A Light Dimmed Too Soon: Honoring the Memory of Chanell Perez Ortiz
It happened again. But this time, it happened in Puerto Rico. Another trans woman trying to survive in this spine-chilling world; another trans woman murdered on US territory; another broken promise, and, more call-to-action lists that just keeps getting bigger as the days progress.
Her name was Chanell Perez Ortiz. She had pearly white teeth, a caramel complexion, and eyes that led one into a room where potential lies shelved on exhibition—from the love of pop culture to the art of styling lace frontal wigs. Ortiz was the amalgam of femenina.
There was not much on the internet about Perez’s upbringing; only that she was a cosmetologist and a “fashion nova” who adored hair and makeup.
Fashion, for some trans women, facilitates freedom of expression and brings trans women closer to realizing their right to life. Hair and makeup align trans women with their most authentic selves—bringing to life riveting art into human form.
At times, I let this undeniable truth decamp into criticism, “Why is the normative society expecting trans women to always appear in public with a full face of makeup and lace frontal wigs? Didn’t they know that not all trans women aspired to these patriarchal social conventions of beauty?” And this was the turning point for me, as I realized these aesthetics were: freedom.
Perez, like all human beings, are born free and equal in dignity and rights. This is a reference to Article 2 of the Universal Declaration of Human Rights and a guarantee to the people that all rights and freedoms outlined in the Declaration should be interpreted without distinction of any kind.
Regrettably, there are distinctions when it comes to transgenderism in Puerto Rico. For instance, trans women are judged to be an invisible and underserved group. The invisibility of trans women in Puerto Rico’s social arena has potentially led to an escalation of violence against them. This finding does not stand alone, as Ínaru Nadia de la Fuente Díaz said transgender people in Puerto Rico are “invisible in the eyes of the island” and this has contributed to a culture of violence.
Between 2009 and 2011, Puerto Rico has seen 18 homicides against LGBT individuals. While it is not immediately clear how many of these homicides were trans women, the number is still troubling. In 2012, a trans woman living in Carolina, Puerto Rico was stabbed to death in her home. Then in 2020, this number increased: six trans people had been murdered. One of those deaths was Michelle Michellyn Ramos Vargas, a 33-year-old bartender and aspiring nurse. Based on the reporting of Assunção, Vargas was found dead on an isolated road in San Germán, Puerto Rico with multiple gun wounds to her body.
It has been said that in Puerto Rico, the population places cultural value on adherence to polarized and rigid definitions of gender and sexuality. Moreover, evidence seems to suggest that intolerance toward transgender people in Puerto Rico is rooted in religious heritage. Although the study conducted by Rodriquez-Madera does not explore all forms of violence, she did find the high levels of stigma toward socially marginalized and vulnerable populations were connected to religious beliefs.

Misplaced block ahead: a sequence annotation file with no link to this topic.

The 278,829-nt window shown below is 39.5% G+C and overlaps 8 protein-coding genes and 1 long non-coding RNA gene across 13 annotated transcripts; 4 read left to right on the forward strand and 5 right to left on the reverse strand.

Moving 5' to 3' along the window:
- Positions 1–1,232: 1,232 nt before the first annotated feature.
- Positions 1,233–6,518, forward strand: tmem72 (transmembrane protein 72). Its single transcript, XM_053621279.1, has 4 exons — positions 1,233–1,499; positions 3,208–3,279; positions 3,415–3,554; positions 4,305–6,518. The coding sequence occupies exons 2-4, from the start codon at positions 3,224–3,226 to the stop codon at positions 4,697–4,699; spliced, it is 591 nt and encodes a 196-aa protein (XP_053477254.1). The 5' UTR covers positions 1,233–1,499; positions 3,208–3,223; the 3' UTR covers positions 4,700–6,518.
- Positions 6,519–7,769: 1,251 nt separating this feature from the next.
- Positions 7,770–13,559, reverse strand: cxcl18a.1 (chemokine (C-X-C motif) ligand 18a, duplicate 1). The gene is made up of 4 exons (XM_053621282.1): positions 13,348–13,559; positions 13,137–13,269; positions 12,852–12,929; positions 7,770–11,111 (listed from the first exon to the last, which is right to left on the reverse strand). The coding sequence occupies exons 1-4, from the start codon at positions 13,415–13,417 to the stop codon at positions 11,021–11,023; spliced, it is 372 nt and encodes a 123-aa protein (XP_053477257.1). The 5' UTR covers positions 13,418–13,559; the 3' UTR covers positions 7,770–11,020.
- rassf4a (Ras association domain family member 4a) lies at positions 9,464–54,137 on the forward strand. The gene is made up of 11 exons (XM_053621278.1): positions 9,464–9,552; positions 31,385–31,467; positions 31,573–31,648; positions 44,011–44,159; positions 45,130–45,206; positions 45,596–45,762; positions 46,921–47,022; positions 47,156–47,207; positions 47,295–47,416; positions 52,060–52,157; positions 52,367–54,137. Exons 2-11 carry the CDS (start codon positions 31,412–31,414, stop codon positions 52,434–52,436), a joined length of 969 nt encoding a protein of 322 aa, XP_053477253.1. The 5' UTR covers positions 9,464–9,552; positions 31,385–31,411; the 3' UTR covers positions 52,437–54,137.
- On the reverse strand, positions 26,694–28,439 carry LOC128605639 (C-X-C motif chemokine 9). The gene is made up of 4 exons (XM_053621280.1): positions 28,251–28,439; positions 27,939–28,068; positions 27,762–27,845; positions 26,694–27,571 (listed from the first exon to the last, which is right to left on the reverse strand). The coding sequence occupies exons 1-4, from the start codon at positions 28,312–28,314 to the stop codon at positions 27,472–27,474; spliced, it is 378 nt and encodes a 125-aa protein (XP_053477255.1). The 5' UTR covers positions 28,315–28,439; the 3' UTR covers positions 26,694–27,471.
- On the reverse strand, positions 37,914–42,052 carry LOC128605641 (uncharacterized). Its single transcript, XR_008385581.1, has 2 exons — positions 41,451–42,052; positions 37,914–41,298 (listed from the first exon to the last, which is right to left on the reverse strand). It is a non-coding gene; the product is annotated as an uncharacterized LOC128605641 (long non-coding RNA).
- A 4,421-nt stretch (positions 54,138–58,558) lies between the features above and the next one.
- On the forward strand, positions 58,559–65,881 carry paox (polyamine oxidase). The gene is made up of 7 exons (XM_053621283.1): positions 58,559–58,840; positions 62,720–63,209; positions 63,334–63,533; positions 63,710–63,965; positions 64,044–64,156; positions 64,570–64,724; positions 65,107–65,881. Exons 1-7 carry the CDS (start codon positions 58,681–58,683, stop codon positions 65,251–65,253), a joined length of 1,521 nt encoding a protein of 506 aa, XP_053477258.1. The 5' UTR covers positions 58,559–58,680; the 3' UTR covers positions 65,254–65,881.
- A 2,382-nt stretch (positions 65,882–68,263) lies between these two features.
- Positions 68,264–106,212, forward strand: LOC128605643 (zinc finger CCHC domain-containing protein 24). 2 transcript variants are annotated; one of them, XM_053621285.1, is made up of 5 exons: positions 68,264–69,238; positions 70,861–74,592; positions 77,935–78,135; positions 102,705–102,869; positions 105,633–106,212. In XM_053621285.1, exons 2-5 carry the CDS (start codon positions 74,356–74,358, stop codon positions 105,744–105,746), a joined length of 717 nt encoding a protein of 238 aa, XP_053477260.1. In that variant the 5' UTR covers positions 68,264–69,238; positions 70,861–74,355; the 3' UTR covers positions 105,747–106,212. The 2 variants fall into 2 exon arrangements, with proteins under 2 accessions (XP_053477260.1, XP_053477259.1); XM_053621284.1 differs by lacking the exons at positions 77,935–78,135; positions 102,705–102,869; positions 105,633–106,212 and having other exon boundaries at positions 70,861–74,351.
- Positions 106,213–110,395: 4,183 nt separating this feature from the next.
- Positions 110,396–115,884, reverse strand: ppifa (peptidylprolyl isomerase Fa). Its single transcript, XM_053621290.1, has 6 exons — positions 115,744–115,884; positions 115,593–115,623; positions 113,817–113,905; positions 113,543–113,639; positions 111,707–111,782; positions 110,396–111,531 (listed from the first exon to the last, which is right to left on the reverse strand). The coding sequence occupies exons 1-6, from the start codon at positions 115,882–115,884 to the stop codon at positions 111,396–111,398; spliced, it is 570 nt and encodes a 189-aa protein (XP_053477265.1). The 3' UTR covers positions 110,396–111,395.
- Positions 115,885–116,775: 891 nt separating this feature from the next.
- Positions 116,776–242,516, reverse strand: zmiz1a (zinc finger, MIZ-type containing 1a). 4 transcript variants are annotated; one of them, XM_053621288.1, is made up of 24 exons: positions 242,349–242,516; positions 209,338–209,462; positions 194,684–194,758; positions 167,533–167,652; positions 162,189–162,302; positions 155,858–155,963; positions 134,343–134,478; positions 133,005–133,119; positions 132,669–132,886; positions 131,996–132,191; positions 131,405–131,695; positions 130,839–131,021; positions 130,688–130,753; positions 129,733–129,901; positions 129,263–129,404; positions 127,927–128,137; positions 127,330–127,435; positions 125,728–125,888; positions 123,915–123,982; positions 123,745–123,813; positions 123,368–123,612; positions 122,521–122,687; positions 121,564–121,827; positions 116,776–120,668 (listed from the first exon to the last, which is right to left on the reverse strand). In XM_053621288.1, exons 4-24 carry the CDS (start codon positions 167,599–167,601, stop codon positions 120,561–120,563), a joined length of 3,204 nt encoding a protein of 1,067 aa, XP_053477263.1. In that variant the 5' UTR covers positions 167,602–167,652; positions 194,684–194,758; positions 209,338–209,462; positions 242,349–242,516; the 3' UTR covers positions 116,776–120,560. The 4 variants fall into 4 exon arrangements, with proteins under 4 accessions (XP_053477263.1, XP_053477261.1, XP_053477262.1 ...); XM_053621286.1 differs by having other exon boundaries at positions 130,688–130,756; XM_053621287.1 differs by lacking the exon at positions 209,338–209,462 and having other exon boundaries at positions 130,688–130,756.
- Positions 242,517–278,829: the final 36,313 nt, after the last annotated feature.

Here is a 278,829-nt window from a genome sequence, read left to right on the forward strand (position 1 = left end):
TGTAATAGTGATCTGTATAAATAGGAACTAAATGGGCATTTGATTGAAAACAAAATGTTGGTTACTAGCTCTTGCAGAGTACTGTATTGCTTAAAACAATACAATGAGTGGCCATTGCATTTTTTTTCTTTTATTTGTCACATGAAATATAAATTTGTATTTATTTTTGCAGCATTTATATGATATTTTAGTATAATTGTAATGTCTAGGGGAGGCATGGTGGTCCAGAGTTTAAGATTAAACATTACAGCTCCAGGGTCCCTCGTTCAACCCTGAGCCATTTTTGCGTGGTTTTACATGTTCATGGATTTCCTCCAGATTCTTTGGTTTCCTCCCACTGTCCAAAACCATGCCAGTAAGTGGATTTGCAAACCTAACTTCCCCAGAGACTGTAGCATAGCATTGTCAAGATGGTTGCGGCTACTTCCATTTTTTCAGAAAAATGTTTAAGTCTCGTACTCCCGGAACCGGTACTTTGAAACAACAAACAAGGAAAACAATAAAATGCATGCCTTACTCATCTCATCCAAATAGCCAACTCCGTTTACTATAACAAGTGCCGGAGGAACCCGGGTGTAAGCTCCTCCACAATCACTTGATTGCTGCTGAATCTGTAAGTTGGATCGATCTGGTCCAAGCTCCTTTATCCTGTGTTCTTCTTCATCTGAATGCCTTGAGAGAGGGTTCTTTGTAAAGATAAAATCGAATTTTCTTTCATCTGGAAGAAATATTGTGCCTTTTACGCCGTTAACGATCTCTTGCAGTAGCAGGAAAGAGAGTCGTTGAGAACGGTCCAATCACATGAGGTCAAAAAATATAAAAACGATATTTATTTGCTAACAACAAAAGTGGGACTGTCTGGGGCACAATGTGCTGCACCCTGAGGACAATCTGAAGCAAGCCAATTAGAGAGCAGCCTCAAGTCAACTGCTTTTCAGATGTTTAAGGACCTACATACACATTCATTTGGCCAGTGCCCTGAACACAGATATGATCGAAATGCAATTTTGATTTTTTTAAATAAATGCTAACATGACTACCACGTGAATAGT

Again, there does not seem to be much online about Ortiz or if her murder was religiously motivated. What I do know is that human rights activists have seen a rise in attacks on trans women in the last couple of years.
Based on the research I have been conducting, the continued verbal attacks on trans women have come from groups of individuals from both sides of the aisle. Some of these attacks are coming from public figures who are set in their beliefs about trans women. In the words of Bernard Baruch, “Every man has a right to his opinion, but no man has a right to be wrong in his facts.”
This is exactly how I hear the opinions about trans women; everyone has a right to them but not to their own set of facts. On the other side of the coin, I think most humans would agree that no person has the right to arbitrarily take a life, even if the life being taken is a trans life.
I hope that the Puerto Rican government exercises its due diligence to effectively investigate, prosecute and punish the perpetrators responsible for Ortiz’s death, and to utilize the hate crime laws it enacted in 2002 to protect individuals like Ortiz from further violence on the bases of their gender identity and sex characteristics. This could make Puerto Rico a safer place.
 Rodríguez-Madera, Sheilla L et al. “Experiences of Violence Among Transgender Women in Puerto Rico: An Underestimated Problem.” Journal of homosexuality vol. 64,2 (2017): 209-217. doi:10.1080/00918369.2016.1174026
 Id., p. 2.
 Cohen, Christopher Brito Li. “Transgender People in Puerto Rico Say They Are Invisible in the Eyes of the Island – and It’s Contributing to a Culture of Violence.” CBS News, 2 Sept. 2021, www.cbsnews.com/news/transgender-puerto-ricans-violence/.
 Supra., footnote 1, p. 3.
 “Transgender Murder 30th Anti-LGBTQ Homicide in Puerto Rico in Decade – Windy City Times News.” Windy City Times, 23 Oct. 2012, www.windycitytimes.com/lgbt/Transgender-murder-30th-anti-LGBTQ-homicide-in-Puerto-Rico-in-decade/40036.html.
 Assunção, Muri. “Another Transgender Woman Fatally Shot in Puerto Rico – the 6th Killing of a Trans Person This Year in the U.S. Territory.” Nydailynews.Com, 30 Sept. 2020, web.archive.org/web/20210129062302/https://www.nydailynews.com/news/crime/ny-transgender-woman-killed-puerto-rico-michelle-ramos-vargas-20200930-xnf2a4i6ivdt7phe5eqjwwriwu-story.html.
 Supra, footnote 1.
 Id., p. 2.
 United Nations. “Born Free and Equal – Un Human Rights Office.” OHCHR, 2019, www.ohchr.org/Documents/Publications/Born_Free_and_Equal_WEB.pdf.